Allan Wordsworth WOOD

Badge Number: S8973, Sub Branch: PT LINCOLN
S8973

WOOD, Allan Wordsworth

Service Number: 31703
Enlisted: 28 September 1916, Adelaide, South Australia
Last Rank: Gunner
Last Unit: 36th Heavy Artillery Group
Born: Richmond, Victoria, 1889
Home Town: Port Lincoln, Port Lincoln, South Australia
Schooling: Not yet discovered
Occupation: Saddler
Died: Paget's disease, Port Lincoln, South Australia, 22 May 1954
Cemetery: Happy Valley Cemetery, Port Lincoln
Section: RSL - Plot: 5 - Row: C
Memorials: Edwardstown District WW1 Roll of Honor, Port Lincoln & District Honor Roll WW1
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World War 1 Service

28 Sep 1916: Enlisted AIF WW1, SN 31703, Adelaide, South Australia
23 Dec 1916: Involvement AIF WW1, Gunner, SN 31703, 25th Field Artillery (Howitzer) Brigade, Enlistment/Embarkation WW1
23 Dec 1916: Embarked AIF WW1, Gunner, SN 31703, 25th Field Artillery (Howitzer) Brigade, RMS Orontes, Melbourne
5 Apr 1919: Discharged AIF WW1, Gunner, SN 31703, 36th Heavy Artillery Group

Background on Allan Wordsworth Wood

Allan Wordsworth Wood's immediate family were from South Australia though earlier generations of his family originated in England and are linked to the poet, William Wordsworth. His uncle, Walter Ernest Wood, was the first person to establish the link between the clearing of land and the increased salinity of water courses.

His father, William Wordsworth Hosken Wood, was a master saddler who had grown up mostly on the west coast of South Australia around Elliston and Port Lincoln, and also at Maitland on Yorke Peninsula His mother, Sophia Jane (nee Mellen), was of Cornish family origins and hailed from the copper mining town of Moonta on Yorke Peninsula. His father operated a saddlery business in Port Lincoln and trained Allan in that craft.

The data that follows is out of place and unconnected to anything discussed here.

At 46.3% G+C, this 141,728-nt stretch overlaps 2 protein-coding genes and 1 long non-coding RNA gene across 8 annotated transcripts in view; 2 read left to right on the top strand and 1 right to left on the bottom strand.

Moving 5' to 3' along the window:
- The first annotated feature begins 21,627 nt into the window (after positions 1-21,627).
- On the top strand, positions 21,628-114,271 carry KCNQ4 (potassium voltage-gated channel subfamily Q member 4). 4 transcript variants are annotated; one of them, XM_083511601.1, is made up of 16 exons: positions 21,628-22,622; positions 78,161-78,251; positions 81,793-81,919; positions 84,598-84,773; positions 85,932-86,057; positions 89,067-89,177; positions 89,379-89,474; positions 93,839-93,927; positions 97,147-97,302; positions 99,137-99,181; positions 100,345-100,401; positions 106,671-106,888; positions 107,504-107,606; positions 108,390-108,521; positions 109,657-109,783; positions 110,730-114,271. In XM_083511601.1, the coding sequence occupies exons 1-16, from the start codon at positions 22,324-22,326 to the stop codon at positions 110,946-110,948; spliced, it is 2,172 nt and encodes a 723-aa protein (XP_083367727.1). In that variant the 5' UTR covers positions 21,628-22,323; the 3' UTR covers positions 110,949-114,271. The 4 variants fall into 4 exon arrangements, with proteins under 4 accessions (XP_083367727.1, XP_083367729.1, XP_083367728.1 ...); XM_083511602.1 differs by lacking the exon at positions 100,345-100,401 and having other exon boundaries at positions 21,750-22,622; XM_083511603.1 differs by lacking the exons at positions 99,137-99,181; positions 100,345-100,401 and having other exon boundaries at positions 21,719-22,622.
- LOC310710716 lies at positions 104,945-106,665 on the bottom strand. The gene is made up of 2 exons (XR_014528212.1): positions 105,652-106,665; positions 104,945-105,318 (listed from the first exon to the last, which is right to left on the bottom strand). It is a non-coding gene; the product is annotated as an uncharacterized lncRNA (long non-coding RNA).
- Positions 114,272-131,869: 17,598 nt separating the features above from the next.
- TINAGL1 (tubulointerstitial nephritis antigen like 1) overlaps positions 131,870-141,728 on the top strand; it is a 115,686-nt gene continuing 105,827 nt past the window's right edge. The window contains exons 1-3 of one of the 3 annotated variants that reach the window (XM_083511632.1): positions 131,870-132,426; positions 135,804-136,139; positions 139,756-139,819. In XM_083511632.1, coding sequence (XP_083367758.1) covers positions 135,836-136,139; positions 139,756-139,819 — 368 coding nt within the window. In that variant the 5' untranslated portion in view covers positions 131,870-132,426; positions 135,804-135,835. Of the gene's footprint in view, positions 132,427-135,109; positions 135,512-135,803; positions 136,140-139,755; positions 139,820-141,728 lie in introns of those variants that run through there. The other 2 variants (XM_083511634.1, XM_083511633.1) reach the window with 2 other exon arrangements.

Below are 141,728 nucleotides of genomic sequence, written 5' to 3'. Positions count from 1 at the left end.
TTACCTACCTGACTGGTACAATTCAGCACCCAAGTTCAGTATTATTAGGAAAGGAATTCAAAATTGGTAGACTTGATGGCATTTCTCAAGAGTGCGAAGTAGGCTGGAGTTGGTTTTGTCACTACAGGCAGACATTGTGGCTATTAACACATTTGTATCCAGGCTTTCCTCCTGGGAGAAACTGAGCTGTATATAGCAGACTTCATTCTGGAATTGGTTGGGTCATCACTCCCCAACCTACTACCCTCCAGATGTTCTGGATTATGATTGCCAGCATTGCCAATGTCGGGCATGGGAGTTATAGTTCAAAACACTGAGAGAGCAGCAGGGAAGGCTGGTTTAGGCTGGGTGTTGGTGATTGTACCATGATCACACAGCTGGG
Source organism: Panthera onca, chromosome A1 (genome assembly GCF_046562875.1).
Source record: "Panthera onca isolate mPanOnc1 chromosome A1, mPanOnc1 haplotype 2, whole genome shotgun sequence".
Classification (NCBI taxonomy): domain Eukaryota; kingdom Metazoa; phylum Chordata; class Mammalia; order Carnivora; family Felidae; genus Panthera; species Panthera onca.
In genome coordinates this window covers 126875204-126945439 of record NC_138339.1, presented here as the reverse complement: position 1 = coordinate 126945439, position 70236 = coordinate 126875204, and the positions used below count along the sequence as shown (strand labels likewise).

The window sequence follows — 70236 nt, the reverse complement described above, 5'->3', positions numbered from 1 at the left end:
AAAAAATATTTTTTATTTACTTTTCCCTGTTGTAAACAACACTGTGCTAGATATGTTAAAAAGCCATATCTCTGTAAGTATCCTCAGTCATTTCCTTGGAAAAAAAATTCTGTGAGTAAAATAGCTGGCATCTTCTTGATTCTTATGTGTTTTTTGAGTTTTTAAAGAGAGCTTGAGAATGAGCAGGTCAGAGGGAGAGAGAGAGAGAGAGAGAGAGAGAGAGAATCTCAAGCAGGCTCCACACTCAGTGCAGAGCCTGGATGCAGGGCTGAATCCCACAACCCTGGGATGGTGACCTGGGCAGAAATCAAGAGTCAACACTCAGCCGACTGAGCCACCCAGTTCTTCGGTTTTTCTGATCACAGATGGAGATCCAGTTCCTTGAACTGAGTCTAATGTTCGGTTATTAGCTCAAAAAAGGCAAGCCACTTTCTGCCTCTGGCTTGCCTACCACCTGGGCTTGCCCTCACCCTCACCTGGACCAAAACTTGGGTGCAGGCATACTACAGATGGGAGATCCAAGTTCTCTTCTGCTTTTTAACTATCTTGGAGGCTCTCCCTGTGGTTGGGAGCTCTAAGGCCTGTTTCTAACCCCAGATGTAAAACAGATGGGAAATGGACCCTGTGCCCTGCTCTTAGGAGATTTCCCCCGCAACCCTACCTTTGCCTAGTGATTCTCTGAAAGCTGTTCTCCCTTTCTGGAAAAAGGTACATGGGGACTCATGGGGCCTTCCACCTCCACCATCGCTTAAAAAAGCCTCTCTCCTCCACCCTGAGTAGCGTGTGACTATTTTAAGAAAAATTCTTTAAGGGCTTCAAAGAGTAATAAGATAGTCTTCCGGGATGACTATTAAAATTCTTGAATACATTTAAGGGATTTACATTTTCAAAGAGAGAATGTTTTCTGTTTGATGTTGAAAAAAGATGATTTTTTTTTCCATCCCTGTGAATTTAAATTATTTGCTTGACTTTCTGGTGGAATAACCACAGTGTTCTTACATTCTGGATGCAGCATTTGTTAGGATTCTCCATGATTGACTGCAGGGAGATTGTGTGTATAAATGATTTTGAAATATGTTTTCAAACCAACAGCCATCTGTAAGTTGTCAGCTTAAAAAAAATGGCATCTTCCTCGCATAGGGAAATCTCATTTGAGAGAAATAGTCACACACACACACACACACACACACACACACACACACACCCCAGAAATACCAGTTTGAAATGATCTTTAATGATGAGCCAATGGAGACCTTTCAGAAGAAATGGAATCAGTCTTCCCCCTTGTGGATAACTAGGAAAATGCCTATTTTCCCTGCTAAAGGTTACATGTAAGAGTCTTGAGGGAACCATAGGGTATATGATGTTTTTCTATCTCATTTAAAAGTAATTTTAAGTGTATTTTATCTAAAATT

Allan and his first sister, Ellen Maitland Wood, were born in Victoria (Richmond and Hawthorn respectively). It is evident his father and mother lived for a time in Victoria but why they did so is not clear. Possibly they wanted to see another way of life in a major city. but by 1892 they were in Adelaide, and in 1894 at Elliston on the west coat of Eyre Peninsula. Thereafter William and Sophia lived at Port Lincoln before retiring and moving to Adelaide in the 1920s. In all they had four sons and two daughters, though Ellen died as a girl in 1899.

Allan grew up in Port Lincoln and attended school there. He was musical and a good sportsman. His youngest brother, Louis Clive Wood, enlisted very early in October 1914 and later served at Gallipoli as a stretcher bearer. Allan seems to have finished his apprenticeship before joining the AIF.

The key dates that apply in his life were as follows:
28/09/1916 Enlisted AIF, Royal Australian Artillery, trained at Maribynong, Victoria
23/12/1916 Embarked RMS Orontes 9th reinforcements 25 Howitzer Brigade
c. Feb 1917 Trained in England. Re-allocated to 36th (Aust.) Heavy Artillery Group (later Brigade) 338th Siege Bty
Apr? 1917 Training at Lydd Camp, Isle of Wight And reallocated to 55th Siege Artillery Bty
24(?)/10/1917 Wounded 3rd Battle of Ypres, Flanders. Gunshot wounds to both thighs
Oct 1917 -? Rehabilitation and traveled in England
By Jun 1918 Reallocated to 55th Siege Battery RAA
By Sep 1918 Reallocated to the 2nd Siege Battery RAA
5/04/1919 Discharged, Keswick Barracks, SA Resumed trade of saddler and became a businessman and prominent Freemason in Port Lincoln